It’s probably safe to assume that every bass angler loves topwater fishing. The excitement of the blow up is unmatched, and early November is one of the best times to get in on the action.
MLF pro Matt Lee fishes a wide range of topwater baits that includes off-the-shelf top sellers from multiple brands, a few discontinued lures and some unique Japanese imports. They all have a time and place – part of the puzzle, according to Lee, is deciphering which bait will work best each day.
Common thinking with fall fishing is that locating baitfish is priority number one. It’s undoubtedly important, but there’s more to it than that.
“They always say ‘find the bait and find the fish,’ but that’s not always the case,” Lee advises. “There could be too much bait and fish aren’t interested in your lure. Or they’re keying on tiny baitfish and not wanting your big topwater. You have to experiment with different baits until you figure out the best way to catch them that day.”
Even after he’s identified one bait that fish are biting on a given day, Lee will still try multiple different topwaters in the same areas.
“One thing I’ll do when I start to catch a few is to switch to a different bait, especially when prefishing for a tournament,” he admits. “You already know they’ll eat ‘Topwater X,’ but they might eat something else even better. It’s hard to experiment and try something new when they’re biting, but it’ll help you figure out the best topwater, or lure in general, to use that day. I do that with every style of lure.”
When searching for locations, Lee stresses not to overlook the obvious.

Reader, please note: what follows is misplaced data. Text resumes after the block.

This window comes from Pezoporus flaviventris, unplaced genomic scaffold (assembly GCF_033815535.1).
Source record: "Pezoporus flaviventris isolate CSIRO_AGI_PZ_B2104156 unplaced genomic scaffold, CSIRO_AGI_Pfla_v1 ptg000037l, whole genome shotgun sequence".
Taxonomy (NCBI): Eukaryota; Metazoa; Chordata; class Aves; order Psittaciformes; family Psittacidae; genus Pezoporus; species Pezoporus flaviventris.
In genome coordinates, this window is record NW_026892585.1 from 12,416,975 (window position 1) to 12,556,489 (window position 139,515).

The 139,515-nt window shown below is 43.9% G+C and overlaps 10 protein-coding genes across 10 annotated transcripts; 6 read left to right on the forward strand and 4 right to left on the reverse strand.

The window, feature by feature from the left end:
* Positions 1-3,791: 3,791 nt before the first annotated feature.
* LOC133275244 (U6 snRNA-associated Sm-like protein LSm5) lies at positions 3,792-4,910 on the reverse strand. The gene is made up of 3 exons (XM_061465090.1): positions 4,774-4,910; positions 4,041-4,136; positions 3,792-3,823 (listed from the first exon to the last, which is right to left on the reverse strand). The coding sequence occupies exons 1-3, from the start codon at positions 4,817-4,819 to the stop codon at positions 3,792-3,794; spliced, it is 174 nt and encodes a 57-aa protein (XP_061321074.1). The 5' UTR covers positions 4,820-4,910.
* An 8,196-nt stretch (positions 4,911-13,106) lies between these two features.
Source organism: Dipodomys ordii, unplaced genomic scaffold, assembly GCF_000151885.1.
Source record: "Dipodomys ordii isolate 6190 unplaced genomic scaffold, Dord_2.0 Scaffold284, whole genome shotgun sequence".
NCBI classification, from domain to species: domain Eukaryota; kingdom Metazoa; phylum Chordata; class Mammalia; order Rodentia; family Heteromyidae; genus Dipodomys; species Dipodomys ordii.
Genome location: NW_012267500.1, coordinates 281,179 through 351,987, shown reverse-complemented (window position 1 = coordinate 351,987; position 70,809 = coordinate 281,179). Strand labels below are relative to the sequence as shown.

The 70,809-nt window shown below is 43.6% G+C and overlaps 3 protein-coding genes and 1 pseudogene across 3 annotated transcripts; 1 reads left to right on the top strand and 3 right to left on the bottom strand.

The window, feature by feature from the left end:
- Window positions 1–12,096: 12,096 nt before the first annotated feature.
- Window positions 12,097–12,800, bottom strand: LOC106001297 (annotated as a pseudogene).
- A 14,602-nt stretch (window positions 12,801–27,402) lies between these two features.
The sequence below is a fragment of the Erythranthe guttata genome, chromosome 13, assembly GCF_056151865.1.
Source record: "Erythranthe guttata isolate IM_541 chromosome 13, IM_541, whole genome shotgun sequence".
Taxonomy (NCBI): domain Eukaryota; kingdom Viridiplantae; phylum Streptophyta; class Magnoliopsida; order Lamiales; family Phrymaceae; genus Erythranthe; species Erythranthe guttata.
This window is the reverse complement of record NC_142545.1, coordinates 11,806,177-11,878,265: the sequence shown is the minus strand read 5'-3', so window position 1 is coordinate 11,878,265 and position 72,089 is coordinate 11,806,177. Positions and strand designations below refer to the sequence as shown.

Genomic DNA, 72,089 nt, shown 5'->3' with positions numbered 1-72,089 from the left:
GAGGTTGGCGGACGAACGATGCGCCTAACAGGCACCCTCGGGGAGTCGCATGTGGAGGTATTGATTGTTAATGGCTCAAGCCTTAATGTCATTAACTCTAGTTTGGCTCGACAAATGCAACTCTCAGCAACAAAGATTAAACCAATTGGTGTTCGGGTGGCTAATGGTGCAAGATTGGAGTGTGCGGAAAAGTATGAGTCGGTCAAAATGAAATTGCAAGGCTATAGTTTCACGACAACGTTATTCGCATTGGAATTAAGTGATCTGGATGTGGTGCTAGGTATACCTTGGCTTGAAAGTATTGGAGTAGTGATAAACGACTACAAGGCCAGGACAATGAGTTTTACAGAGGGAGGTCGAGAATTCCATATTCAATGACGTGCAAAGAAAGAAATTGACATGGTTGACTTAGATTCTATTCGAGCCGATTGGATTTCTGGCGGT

“I’ll start on a main lake point and work my way back in,” he says. “It’s nothing secret and fishing isn’t that hard – anyone can go down a bank and catch them – but the little details will help catch more fish. Sometimes (bass) will be out there on the point, sometimes they’ll be midway back. It’s all ‘guess and test’ for me until I start to get some clues about depth, cover and where the fish will be. Each bite will give you a little more detail about where you should be fishing.”
With so many different types of topwater products hanging on tackle store pegs – poppers, walkers, buzzbaits, etc. – there are countless variations in the actions of baits. Some days, the smallest variations in action matter, according to Lee.
“I’ve seen days where two of us were throwing a buzzbait side by side and the loud buzzbait with a clacker could hardly get bit and one with no clacker was 3-to-1 in the number of bites,” Lee says “Then, there are days when it doesn’t matter and they’ll eat anything. That’s why it pays to experiment with different topwaters.”
This is is why Lee also experiments with different colors.
“As a general rule, I like to throw a bone color bait on cloudy days and something flashy when the sun is out,” Lee says. “In clear water conditions, I want something more transparent. This is how I start, but I’ll still experiment with different colors if I’m not getting bit.”